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Presidency queries FIRS boss over N12.6tr tax collection

The Presidency appears displeased with the taxes the Federal Inland Revenue Service (FIRS) has collected in the last three years.

This is despite the fact that the FIRS generated the largest revenue in the nation’s tax history when it collected N5.3 trillion in taxes in 2018 and is targeting N8 trillion in 2019.

The Presidency conveyed its displeasure at the FIRS’ collection efforts in a query issued to the Executive Chairman of the FIRS Mr. Tunde Fowler by the Chief of Staff to the President Alhaji Abba Kyari.

The query circulating in the social media titled: “RE: Budgeted FIRS Collections and actual collections” reads: “Your attached letter (FIRS/EC/ECW/0249/19/027 dated 26 July 2019) on the above subject matter refers.

“We observed significant variances between the budgeted collections and actual collections for the period 2015 to 2018.

“Accordingly, you are kindly invited to submit a comprehensive variance analysis explaining the reasons for the variances between budgeted and actual collections for each main tax item for each of the years 2015 to 2018.

The query marked “Restricted” added that “we observed that the actual collections for the period 2015 to 2017 were significantly worse than what was collected between 2012 and 2014. Accordingly, you are kindly invited to explain the reason for the poor collections.”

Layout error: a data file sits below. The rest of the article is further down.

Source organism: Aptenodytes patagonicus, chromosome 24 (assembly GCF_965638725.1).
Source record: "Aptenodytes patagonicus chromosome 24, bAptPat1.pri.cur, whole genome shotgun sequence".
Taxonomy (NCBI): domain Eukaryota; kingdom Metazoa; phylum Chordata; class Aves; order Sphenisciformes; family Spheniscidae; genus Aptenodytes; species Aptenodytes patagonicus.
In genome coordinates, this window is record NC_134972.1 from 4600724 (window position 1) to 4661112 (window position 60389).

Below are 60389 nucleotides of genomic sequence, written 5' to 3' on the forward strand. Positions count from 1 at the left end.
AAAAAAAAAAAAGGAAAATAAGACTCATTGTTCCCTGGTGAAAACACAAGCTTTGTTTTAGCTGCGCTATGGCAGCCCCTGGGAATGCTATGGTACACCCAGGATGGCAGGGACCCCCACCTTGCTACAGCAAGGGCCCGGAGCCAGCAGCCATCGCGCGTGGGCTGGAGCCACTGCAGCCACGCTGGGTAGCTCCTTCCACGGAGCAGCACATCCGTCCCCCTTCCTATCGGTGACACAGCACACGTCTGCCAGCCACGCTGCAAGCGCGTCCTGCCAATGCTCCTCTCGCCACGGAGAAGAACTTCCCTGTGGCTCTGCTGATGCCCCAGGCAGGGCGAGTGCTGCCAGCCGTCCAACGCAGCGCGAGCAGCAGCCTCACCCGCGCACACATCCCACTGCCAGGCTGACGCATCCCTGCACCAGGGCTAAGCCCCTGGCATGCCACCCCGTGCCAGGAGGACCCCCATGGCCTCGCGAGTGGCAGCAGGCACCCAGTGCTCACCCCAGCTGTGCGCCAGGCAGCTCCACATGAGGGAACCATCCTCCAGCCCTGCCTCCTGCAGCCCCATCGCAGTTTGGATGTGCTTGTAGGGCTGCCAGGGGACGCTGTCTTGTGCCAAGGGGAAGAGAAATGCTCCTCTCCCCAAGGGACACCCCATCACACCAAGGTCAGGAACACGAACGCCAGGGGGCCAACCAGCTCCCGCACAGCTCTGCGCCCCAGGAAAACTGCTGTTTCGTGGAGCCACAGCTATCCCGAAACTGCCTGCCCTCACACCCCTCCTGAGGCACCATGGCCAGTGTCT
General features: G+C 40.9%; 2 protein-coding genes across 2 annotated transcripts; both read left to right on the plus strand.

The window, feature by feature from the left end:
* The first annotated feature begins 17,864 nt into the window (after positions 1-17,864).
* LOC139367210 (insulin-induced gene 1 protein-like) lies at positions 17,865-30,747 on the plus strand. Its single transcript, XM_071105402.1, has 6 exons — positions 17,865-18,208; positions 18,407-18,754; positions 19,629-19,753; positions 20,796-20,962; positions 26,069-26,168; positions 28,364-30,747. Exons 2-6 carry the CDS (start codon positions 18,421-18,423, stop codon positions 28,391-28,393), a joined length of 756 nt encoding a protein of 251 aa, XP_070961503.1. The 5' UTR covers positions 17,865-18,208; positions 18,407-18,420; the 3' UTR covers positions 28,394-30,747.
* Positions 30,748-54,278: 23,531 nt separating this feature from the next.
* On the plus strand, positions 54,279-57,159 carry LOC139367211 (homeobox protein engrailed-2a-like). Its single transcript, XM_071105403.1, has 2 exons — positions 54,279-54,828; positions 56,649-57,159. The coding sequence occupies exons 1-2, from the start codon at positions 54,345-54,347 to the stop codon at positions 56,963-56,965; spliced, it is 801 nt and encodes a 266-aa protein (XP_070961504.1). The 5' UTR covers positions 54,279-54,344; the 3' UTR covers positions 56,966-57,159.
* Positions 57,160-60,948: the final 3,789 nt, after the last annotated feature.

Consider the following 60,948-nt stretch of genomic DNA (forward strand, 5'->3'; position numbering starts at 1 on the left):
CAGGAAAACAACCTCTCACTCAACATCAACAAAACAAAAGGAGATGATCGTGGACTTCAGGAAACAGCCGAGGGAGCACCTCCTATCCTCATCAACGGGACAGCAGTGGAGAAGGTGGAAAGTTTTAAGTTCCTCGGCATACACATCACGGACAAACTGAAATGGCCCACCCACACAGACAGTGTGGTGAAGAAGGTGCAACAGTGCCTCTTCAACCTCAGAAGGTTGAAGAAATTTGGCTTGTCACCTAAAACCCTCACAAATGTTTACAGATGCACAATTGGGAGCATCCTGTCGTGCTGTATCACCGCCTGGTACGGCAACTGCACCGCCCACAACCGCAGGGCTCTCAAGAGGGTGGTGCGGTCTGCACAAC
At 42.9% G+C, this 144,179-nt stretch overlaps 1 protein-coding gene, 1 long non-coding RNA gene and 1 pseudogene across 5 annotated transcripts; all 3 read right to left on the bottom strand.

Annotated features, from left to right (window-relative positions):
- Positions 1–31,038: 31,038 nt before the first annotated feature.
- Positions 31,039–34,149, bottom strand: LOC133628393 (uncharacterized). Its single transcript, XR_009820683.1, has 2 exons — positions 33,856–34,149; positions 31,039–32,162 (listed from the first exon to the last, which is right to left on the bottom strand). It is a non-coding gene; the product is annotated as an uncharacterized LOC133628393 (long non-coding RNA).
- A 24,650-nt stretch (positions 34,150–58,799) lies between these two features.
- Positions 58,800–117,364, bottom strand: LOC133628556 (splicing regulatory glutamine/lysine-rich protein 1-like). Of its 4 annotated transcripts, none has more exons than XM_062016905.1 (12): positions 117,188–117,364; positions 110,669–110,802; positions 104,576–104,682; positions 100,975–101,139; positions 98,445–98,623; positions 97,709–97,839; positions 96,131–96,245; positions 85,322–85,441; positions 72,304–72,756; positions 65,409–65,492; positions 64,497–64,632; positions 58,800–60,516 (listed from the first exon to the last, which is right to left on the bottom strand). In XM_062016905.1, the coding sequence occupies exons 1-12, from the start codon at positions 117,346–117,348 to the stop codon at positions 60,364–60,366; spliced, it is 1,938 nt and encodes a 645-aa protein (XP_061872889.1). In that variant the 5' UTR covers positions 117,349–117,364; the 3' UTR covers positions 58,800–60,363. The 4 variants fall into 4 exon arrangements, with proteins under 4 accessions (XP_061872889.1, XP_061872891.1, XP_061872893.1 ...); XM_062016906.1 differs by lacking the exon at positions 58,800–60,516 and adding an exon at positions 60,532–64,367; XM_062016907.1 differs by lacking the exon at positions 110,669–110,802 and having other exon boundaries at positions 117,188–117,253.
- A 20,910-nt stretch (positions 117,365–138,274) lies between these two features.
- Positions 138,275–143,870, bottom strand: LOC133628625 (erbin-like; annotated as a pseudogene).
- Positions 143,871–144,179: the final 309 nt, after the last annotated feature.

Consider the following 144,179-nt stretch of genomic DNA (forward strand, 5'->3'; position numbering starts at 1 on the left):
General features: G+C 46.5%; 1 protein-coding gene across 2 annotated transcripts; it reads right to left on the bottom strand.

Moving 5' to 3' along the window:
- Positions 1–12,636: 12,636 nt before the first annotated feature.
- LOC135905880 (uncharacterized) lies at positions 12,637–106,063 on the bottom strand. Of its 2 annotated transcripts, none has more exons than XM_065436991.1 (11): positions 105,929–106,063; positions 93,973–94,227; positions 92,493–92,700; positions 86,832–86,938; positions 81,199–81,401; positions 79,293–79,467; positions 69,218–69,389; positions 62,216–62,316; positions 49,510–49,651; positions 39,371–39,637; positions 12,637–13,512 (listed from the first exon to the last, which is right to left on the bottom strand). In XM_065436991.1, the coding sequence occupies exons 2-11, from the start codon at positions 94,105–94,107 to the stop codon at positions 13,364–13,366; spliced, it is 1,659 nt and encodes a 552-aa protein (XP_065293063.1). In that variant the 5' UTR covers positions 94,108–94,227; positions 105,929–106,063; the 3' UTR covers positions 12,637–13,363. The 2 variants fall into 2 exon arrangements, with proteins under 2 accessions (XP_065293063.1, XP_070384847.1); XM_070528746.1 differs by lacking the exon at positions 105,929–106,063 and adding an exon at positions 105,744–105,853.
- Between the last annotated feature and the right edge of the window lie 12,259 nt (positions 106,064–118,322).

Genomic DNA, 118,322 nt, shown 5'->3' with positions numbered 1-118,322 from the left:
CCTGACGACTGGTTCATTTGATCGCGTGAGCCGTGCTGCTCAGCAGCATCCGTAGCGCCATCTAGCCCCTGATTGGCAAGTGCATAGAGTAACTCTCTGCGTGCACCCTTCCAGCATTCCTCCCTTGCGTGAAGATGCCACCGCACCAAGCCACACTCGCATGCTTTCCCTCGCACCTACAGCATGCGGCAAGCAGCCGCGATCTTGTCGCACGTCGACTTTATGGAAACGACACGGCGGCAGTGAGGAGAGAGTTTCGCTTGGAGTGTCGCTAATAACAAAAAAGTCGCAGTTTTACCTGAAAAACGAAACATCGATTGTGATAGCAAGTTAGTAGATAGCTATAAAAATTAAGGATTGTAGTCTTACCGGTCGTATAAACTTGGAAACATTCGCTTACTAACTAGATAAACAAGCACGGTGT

Kyari directed Fowler “to respond by 19 August 2019.”

The development has raised questions over the propriety of the query given that there is no Minister of Finance and did the query come from the Permanent Secretary of the ministry.

In January 2019, Executive Chairman of the FIRS Mr. Tunde Fowler announced in Lagos that the Service broke its collection records by generating N5.3 trillion from taxes collected and is targeting N8 trillion for 2019.

According to Fowler, the N5.320 trillion collection is considered to be the highest revenue ever generated by FIRS in history.

The highest in FIRS was N5.07 trillion generated in 2012 under Ms. Ifueko Omoigue.

Fowler said “FIRS’ generation of N5.3 trillion is significant as it was at a period when oil prices averaged $70 per barrel. Oil price was at an average of $100 to $120 per barrel between 2010 and 2013.”

In realizing this milestone, the FIRS boss noted that the non-oil component of the N5.320 trillion is N2.467 trillion that was (53.62 per cent), while the oil element of the collection was N2.852 trillion (46.38 per cent). From audit alone, the FIRS collected N212,792 billion from  2,278 cases with a huge reduction in audit circle.

Inspite of this achievement, Tunde Fowler lamented that: “while we have been steadily increasing revenue collection over the years, our cost of collection has actually been going down. In 2016 we collected N3,307 trillion, in 2017 we collected N4,027 trillion and in 2018 we collected N5,320 trillion.

“Meanwhile, the cost of collection as a percentage of actual taxes collected has been reducing; in 2016 it was 2.6%, in 2017 it was 2.49% while in 2018 it was 2.14%.” The FIRS is entitled to 4% cost of collection.